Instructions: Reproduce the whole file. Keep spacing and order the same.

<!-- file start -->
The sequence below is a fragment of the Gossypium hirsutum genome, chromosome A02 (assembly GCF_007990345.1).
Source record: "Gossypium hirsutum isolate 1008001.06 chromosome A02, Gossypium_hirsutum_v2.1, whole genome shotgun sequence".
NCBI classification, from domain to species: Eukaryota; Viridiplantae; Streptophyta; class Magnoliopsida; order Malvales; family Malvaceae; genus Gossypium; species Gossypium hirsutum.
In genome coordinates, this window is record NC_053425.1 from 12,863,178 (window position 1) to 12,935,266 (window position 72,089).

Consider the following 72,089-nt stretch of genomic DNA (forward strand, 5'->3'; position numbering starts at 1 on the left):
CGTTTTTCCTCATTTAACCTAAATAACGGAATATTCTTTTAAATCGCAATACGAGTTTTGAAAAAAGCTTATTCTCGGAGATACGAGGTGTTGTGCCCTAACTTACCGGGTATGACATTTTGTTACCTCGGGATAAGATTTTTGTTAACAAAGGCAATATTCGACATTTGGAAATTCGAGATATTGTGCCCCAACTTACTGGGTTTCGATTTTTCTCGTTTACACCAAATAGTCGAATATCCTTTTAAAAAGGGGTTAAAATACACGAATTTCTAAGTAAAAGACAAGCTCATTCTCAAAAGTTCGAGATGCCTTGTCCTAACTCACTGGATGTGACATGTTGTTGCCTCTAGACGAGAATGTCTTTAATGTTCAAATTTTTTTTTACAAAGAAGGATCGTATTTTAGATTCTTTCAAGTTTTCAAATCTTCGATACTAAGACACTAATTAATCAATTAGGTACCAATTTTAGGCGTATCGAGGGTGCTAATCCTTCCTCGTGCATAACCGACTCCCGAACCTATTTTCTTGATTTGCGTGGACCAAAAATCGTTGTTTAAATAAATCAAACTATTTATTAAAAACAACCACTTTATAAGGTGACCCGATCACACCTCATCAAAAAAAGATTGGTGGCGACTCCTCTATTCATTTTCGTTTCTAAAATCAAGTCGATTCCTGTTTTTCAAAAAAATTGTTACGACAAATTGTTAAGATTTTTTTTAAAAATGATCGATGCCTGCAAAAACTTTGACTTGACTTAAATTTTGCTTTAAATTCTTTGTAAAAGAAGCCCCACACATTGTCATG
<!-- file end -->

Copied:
The sequence below is a fragment of the Gossypium hirsutum genome, chromosome A02 (assembly GCF_007990345.1).
Source record: "Gossypium hirsutum isolate 1008001.06 chromosome A02, Gossypium_hirsutum_v2.1, whole genome shotgun sequence".
NCBI classification, from domain to species: Eukaryota; Viridiplantae; Streptophyta; class Magnoliopsida; order Malvales; family Malvaceae; genus Gossypium; species Gossypium hirsutum.
In genome coordinates, this window is record NC_053425.1 from 12,863,178 (window position 1) to 12,935,266 (window position 72,089).

Consider the following 72,089-nt stretch of genomic DNA (forward strand, 5'->3'; position numbering starts at 1 on the left):
CGTTTTTCCTCATTTAACCTAAATAACGGAATATTCTTTTAAATCGCAATACGAGTTTTGAAAAAAGCTTATTCTCGGAGATACGAGGTGTTGTGCCCTAACTTACCGGGTATGACATTTTGTTACCTCGGGATAAGATTTTTGTTAACAAAGGCAATATTCGACATTTGGAAATTCGAGATATTGTGCCCCAACTTACTGGGTTTCGATTTTTCTCGTTTACACCAAATAGTCGAATATCCTTTTAAAAAGGGGTTAAAATACACGAATTTCTAAGTAAAAGACAAGCTCATTCTCAAAAGTTCGAGATGCCTTGTCCTAACTCACTGGATGTGACATGTTGTTGCCTCTAGACGAGAATGTCTTTAATGTTCAAATTTTTTTTTACAAAGAAGGATCGTATTTTAGATTCTTTCAAGTTTTCAAATCTTCGATACTAAGACACTAATTAATCAATTAGGTACCAATTTTAGGCGTATCGAGGGTGCTAATCCTTCCTCGTGCATAACCGACTCCCGAACCTATTTTCTTGATTTGCGTGGACCAAAAATCGTTGTTTAAATAAATCAAACTATTTATTAAAAACAACCACTTTATAAGGTGACCCGATCACACCTCATCAAAAAAAGATTGGTGGCGACTCCTCTATTCATTTTCGTTTCTAAAATCAAGTCGATTCCTGTTTTTCAAAAAAATTGTTACGACAAATTGTTAAGATTTTTTTTAAAAATGATCGATGCCTGCAAAAACTTTGACTTGACTTAAATTTTGCTTTAAATTCTTTGTAAAAGAAGCCCCACACATTGTCATG